Photo credit: Andrew Emmert
The year I graduated from high school, my writing teacher thwacked a finger on my 200 pages of essays and poems and said, “Maybe you’ll write the next On the Road
, but from a female perspective. Someone needs to do that.” As soon as he said that, I realized how many of the travel narratives I loved were written by and about men.
In graduate school, a teacher I didn’t adore said in connection to some books we’d read, “So it seems like chicks nest and guys quest.” Maybe I scowled. Maybe I wanted to punch his face off a little bit. Maybe he was just trying to stir the turd, so to speak, but I held it against him.
Years later, I have finally written my own book, a book that never wanted to be On the Road
, but does contain a fair share of physical and emotional wandering. In the pages of Driven
, I nest. I quest. I repeat. And what I have for you here is a list of the many women, both real and imagined, whose wandering ways have been a siren call of sorts to me — an awkward kid from small-town Indiana who wanted out more than she wanted anything, without ever knowing why.
Mattie Ross from True Grit by Charles Portis:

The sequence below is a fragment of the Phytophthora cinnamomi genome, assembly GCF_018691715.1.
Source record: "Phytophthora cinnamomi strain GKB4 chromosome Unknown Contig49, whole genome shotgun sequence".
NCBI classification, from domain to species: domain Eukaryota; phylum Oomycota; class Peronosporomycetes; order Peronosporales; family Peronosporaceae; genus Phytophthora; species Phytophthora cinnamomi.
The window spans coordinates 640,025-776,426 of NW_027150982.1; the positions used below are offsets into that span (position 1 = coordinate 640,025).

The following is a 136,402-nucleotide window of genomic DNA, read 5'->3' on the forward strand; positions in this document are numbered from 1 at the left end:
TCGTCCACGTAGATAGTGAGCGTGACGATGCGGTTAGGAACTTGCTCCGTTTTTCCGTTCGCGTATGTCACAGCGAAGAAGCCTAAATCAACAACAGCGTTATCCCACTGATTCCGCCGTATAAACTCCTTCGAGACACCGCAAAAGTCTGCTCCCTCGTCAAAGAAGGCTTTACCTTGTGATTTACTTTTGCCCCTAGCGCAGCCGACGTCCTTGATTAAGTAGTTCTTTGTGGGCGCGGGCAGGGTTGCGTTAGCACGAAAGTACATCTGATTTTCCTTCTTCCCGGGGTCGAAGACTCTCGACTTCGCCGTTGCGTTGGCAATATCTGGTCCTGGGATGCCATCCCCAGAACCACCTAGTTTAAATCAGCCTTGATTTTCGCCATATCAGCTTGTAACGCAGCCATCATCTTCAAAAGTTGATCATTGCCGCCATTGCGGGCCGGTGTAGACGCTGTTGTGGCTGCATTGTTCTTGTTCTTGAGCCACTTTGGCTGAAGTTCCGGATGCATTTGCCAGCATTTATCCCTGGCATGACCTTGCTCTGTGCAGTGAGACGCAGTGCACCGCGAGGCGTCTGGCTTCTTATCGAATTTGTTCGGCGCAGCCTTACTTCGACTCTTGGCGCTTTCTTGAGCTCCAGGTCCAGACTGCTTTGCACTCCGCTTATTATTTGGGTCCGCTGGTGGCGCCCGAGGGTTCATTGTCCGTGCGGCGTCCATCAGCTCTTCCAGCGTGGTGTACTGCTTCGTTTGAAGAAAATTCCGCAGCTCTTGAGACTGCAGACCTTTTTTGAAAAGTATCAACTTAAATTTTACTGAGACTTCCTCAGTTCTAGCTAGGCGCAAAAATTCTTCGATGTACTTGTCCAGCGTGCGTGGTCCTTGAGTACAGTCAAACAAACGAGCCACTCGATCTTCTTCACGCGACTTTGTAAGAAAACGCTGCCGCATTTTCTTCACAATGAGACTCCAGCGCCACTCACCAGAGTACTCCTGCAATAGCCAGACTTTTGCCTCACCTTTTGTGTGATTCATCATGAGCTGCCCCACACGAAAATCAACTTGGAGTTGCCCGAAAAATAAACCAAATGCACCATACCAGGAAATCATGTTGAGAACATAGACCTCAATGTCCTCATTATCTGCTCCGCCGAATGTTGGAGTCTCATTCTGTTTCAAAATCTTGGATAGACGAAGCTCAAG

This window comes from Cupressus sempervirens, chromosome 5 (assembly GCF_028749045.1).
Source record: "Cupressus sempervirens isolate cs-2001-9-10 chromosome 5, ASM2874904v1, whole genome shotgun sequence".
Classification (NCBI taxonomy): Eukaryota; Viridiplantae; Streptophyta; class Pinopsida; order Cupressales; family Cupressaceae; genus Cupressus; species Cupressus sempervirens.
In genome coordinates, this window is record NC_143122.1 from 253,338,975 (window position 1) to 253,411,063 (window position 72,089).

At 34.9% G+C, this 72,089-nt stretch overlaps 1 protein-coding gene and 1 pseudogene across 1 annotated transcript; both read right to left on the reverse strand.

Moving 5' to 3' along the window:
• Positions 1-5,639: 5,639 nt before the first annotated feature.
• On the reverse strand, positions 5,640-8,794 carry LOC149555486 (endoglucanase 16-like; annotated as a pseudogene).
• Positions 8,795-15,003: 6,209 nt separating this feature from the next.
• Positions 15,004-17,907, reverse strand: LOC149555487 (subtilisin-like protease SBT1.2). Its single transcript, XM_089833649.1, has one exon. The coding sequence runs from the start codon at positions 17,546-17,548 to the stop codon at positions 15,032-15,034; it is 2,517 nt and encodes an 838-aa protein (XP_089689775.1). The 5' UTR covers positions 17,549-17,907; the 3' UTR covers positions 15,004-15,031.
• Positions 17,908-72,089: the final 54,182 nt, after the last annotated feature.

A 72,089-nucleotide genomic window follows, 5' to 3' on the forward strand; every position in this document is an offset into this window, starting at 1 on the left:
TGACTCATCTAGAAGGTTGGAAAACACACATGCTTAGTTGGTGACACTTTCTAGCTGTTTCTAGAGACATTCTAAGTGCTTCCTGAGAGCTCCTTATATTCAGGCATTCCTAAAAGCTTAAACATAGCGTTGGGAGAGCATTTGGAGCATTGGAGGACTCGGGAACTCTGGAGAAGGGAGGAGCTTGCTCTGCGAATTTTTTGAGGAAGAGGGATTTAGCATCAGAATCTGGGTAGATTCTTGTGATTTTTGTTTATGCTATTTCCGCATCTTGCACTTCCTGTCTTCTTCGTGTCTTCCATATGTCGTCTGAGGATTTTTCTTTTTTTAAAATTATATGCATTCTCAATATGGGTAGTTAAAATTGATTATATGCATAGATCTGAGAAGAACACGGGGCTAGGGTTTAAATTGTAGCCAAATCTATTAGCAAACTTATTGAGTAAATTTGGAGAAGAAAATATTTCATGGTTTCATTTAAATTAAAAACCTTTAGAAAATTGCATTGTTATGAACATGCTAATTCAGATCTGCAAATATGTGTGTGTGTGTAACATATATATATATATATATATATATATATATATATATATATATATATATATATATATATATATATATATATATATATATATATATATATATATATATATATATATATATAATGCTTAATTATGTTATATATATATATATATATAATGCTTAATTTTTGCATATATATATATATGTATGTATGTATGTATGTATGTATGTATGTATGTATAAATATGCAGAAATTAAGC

Mattie owned my heart entirely from the first page of this book. A 14-year-old girl in the Old West, setting off alone to avenge her father’s death? I was hooked. In my own small way, when I left home for boarding school at 14, coming from a family that rarely crossed state lines for any reason, I summoned my inner Mattie Ross. She offered a template for adventure where there had been none: I would be brave, I would be strong, I would not let naysayers stop me.
Sissy Hankshaw from Even Cowgirls Get the Blues by Tom Robbins:
There are some books you love hard but can never return to. For me, this is one of them. It will never read to me the way it did when I first encountered it as a withdrawn 16-year-old who didn’t seem to want the right things, feel the right feelings, or look the right way. When a mom I babysat for gave me this book, cracking the pages felt as risqué as watching a David Lynch movie, and I fell fast and hard for Sissy Hankshaw and her oversize thumbs. She hit the road without apology, turning her abnormality into a golden ticket. It’s a lesson I’ve had to learn again and again: the more you embrace what makes you extraordinary, the brighter your light shines. (Who wants to be ordinary, anyway?)